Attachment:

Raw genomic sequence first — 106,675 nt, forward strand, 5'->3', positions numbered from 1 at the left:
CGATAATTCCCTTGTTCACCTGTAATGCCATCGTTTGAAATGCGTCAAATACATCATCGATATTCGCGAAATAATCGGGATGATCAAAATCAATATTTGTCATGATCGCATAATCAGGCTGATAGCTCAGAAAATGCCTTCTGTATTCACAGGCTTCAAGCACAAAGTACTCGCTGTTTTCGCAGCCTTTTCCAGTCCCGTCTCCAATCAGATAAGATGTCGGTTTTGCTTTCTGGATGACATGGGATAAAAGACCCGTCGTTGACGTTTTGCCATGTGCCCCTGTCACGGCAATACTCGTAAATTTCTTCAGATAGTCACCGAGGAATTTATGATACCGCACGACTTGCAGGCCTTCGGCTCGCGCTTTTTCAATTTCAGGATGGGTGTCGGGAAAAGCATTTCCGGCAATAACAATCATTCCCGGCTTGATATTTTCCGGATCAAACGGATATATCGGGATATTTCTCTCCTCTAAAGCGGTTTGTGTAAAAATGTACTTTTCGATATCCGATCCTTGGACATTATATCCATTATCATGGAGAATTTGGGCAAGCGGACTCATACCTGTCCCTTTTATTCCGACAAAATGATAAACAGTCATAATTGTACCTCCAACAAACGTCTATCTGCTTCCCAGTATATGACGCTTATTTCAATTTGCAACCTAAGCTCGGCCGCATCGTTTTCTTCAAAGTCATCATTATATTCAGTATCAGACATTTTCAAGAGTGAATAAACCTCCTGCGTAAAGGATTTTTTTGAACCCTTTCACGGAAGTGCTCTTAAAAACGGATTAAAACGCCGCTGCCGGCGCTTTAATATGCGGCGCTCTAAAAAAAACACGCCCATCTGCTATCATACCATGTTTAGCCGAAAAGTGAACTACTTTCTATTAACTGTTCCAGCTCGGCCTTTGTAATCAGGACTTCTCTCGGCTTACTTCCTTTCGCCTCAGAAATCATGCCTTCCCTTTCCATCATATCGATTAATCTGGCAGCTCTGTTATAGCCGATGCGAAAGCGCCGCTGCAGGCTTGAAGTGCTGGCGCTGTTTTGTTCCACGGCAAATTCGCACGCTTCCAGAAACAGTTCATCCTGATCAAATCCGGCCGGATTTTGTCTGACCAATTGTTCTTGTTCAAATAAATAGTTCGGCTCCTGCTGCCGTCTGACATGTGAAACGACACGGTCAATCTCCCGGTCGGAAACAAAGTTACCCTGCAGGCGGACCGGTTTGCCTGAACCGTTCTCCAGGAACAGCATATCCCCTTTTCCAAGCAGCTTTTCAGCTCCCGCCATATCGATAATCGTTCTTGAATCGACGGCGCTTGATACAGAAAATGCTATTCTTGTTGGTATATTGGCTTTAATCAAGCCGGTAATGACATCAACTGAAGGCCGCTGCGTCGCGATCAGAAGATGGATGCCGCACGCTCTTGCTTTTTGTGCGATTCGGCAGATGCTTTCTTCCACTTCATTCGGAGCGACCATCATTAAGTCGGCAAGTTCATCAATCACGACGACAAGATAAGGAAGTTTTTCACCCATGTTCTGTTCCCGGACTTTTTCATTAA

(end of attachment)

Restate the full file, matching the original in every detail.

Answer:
Raw genomic sequence first — 106,675 nt, forward strand, 5'->3', positions numbered from 1 at the left:
CGATAATTCCCTTGTTCACCTGTAATGCCATCGTTTGAAATGCGTCAAATACATCATCGATATTCGCGAAATAATCGGGATGATCAAAATCAATATTTGTCATGATCGCATAATCAGGCTGATAGCTCAGAAAATGCCTTCTGTATTCACAGGCTTCAAGCACAAAGTACTCGCTGTTTTCGCAGCCTTTTCCAGTCCCGTCTCCAATCAGATAAGATGTCGGTTTTGCTTTCTGGATGACATGGGATAAAAGACCCGTCGTTGACGTTTTGCCATGTGCCCCTGTCACGGCAATACTCGTAAATTTCTTCAGATAGTCACCGAGGAATTTATGATACCGCACGACTTGCAGGCCTTCGGCTCGCGCTTTTTCAATTTCAGGATGGGTGTCGGGAAAAGCATTTCCGGCAATAACAATCATTCCCGGCTTGATATTTTCCGGATCAAACGGATATATCGGGATATTTCTCTCCTCTAAAGCGGTTTGTGTAAAAATGTACTTTTCGATATCCGATCCTTGGACATTATATCCATTATCATGGAGAATTTGGGCAAGCGGACTCATACCTGTCCCTTTTATTCCGACAAAATGATAAACAGTCATAATTGTACCTCCAACAAACGTCTATCTGCTTCCCAGTATATGACGCTTATTTCAATTTGCAACCTAAGCTCGGCCGCATCGTTTTCTTCAAAGTCATCATTATATTCAGTATCAGACATTTTCAAGAGTGAATAAACCTCCTGCGTAAAGGATTTTTTTGAACCCTTTCACGGAAGTGCTCTTAAAAACGGATTAAAACGCCGCTGCCGGCGCTTTAATATGCGGCGCTCTAAAAAAAACACGCCCATCTGCTATCATACCATGTTTAGCCGAAAAGTGAACTACTTTCTATTAACTGTTCCAGCTCGGCCTTTGTAATCAGGACTTCTCTCGGCTTACTTCCTTTCGCCTCAGAAATCATGCCTTCCCTTTCCATCATATCGATTAATCTGGCAGCTCTGTTATAGCCGATGCGAAAGCGCCGCTGCAGGCTTGAAGTGCTGGCGCTGTTTTGTTCCACGGCAAATTCGCACGCTTCCAGAAACAGTTCATCCTGATCAAATCCGGCCGGATTTTGTCTGACCAATTGTTCTTGTTCAAATAAATAGTTCGGCTCCTGCTGCCGTCTGACATGTGAAACGACACGGTCAATCTCCCGGTCGGAAACAAAGTTACCCTGCAGGCGGACCGGTTTGCCTGAACCGTTCTCCAGGAACAGCATATCCCCTTTTCCAAGCAGCTTTTCAGCTCCCGCCATATCGATAATCGTTCTTGAATCGACGGCGCTTGATACAGAAAATGCTATTCTTGTTGGTATATTGGCTTTAATCAAGCCGGTAATGACATCAACTGAAGGCCGCTGCGTCGCGATCAGAAGATGGATGCCGCACGCTCTTGCTTTTTGTGCGATTCGGCAGATGCTTTCTTCCACTTCATTCGGAGCGACCATCATTAAGTCGGCAAGTTCATCAATCACGACGACAAGATAAGGAAGTTTTTCACCCATGTTCTGTTCCCGGACTTTTTCATTAA